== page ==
"And Nietzsche, with his theory of eternal recurrence. He said that the life we lived we're gonna live over again the exact same way for eternity. Great. That means I'll have to sit through the Ice Capades again." ~ Mickey Sachs
Every fall when there's a chill and a whiff of wood smoke in the air, I watch Woody Allen's 1986 movie Hannah and Her Sisters. I don't know why it beckons me at summer's end. There's just something about the dark wood interiors of the New York apartments, and the fact that the meat of the story is sandwiched between three Thanksgivings. The first Thanksgiving introduces the characters; the second shows their crumbling lives; and the third shows them at peace with the choices they made over the span of two years.
Now stay with me—this gets complicated. Hannah at one time was married to Mickey Sachs (Woody Allen), but the marriage crumbled when Hannah wanted children and it was discovered that Mickey was reproductively challenged. Did he sexually damage himself in some way? she wants to know. “You gonna start knocking my hobbies?" he retorts. She eventually gives birth to twins via a donation from his show business partner.
Hannah is happily married to Elliot (Michael Caine), but he is not happily married to her. He is infatuated with her sister Lee (Barbara Hershey), who lives in a loft with the much older agoraphobic artist, Frederick (Max von Sydow). She serves as his connection to the outside world, and he depends on her for daily validation. But who validates her? Hannah is a successful actress, and the third sister, Holly (Dianne Wiest), is a confident aspiring actress/writer/singer/caterer. Lee is adrift in her own insecurities, and so she embarks on an affair with Hannah’s husband.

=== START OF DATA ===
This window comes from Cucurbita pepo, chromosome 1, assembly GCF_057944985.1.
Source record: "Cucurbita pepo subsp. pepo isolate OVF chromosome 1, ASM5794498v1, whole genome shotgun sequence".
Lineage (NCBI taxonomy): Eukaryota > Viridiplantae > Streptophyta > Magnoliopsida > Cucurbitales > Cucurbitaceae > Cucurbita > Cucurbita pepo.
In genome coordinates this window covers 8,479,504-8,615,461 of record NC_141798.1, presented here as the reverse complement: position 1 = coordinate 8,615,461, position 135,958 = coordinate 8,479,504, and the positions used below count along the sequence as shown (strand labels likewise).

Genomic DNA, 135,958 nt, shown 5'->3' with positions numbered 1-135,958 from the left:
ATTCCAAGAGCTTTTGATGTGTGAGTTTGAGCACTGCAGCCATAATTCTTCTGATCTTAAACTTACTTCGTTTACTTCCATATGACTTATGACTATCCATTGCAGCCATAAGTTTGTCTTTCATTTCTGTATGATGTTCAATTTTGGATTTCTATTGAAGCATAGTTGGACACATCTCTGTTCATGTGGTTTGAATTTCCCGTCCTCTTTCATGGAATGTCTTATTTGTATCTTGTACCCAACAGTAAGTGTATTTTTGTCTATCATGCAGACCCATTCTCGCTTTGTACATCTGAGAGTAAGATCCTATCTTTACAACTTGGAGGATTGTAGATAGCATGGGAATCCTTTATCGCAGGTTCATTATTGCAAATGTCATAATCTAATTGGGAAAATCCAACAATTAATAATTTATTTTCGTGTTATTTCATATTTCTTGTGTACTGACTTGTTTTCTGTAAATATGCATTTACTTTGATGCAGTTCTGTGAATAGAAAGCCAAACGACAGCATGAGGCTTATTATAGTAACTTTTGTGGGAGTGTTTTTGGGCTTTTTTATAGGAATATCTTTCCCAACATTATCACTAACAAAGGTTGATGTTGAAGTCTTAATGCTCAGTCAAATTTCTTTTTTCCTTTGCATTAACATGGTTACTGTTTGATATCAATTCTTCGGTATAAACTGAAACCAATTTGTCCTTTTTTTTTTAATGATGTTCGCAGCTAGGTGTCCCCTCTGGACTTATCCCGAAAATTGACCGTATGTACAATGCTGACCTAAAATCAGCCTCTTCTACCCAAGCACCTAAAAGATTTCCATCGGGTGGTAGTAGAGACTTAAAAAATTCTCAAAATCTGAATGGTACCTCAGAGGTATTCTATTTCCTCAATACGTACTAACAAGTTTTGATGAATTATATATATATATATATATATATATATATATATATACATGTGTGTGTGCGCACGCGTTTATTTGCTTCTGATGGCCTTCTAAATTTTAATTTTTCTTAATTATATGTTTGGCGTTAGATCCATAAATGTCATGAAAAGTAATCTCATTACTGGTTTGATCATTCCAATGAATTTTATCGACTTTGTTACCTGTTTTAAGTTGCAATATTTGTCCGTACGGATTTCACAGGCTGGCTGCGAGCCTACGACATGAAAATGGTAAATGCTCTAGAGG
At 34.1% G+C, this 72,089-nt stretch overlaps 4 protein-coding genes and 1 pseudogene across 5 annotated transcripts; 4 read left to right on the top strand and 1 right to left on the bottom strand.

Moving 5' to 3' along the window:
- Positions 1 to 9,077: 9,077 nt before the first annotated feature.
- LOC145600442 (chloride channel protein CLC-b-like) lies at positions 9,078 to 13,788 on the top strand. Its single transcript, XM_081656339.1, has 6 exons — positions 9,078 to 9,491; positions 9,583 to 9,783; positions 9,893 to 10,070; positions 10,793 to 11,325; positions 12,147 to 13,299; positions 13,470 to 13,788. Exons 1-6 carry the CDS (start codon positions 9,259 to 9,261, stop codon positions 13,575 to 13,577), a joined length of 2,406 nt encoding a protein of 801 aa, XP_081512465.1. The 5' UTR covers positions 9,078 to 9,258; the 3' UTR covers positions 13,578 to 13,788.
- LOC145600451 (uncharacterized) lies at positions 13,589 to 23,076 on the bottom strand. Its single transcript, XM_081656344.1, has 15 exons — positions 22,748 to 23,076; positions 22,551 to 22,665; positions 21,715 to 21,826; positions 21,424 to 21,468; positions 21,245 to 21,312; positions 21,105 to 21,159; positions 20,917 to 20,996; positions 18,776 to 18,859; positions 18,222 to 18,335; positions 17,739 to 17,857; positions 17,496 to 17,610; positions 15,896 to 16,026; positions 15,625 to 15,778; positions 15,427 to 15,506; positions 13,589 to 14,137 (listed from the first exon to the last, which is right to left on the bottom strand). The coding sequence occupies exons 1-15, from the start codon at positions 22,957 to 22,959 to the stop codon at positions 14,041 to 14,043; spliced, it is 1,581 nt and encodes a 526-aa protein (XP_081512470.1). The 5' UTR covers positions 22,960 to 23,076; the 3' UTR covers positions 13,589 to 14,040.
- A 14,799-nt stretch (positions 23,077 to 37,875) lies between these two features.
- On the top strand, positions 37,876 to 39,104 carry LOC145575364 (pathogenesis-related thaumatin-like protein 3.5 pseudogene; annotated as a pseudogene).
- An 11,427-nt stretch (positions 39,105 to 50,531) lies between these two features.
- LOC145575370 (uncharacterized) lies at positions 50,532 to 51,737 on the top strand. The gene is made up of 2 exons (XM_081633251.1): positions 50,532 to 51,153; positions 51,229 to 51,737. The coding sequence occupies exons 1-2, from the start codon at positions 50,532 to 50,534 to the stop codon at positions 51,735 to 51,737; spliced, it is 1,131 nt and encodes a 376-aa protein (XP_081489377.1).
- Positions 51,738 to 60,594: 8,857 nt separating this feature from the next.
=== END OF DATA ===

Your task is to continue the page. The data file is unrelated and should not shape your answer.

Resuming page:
Mickey is a wealthy Jewish TV producer and a hypochondriac who finally gets what he thought he always wanted—a possible devastating diagnosis. He panics at the thought of dying sooner than expected, and while waiting for the results of the test, starts a desperate search for meaning in his life. He turns to religion for comfort. He hangs out with the Hare Krishnas in the park, and prepares for a conversion to Catholicism by purchasing a crucifix, a picture of Christ, a loaf of Wonder Bread, and a jar of Hellman’s mayonnaise. His parents are devastated at his conversion plans, and in a moment of weakness he turns to suicide.
But redemption arrives in the form of Holly, a former cokehead whom he once tried to date. It was a disaster then, but they cautiously give it another go. The movie was supposed to end on a down note, with Elliot still pining for Lee, but Allen decided to end his story with an intimate scene between Holly and Mickey, and it's a magical blindsiding movie moment.
My love for Woody Allen has waned over the years, but I'll never give up my visitation rights to Hannah, Holly, and Lee.
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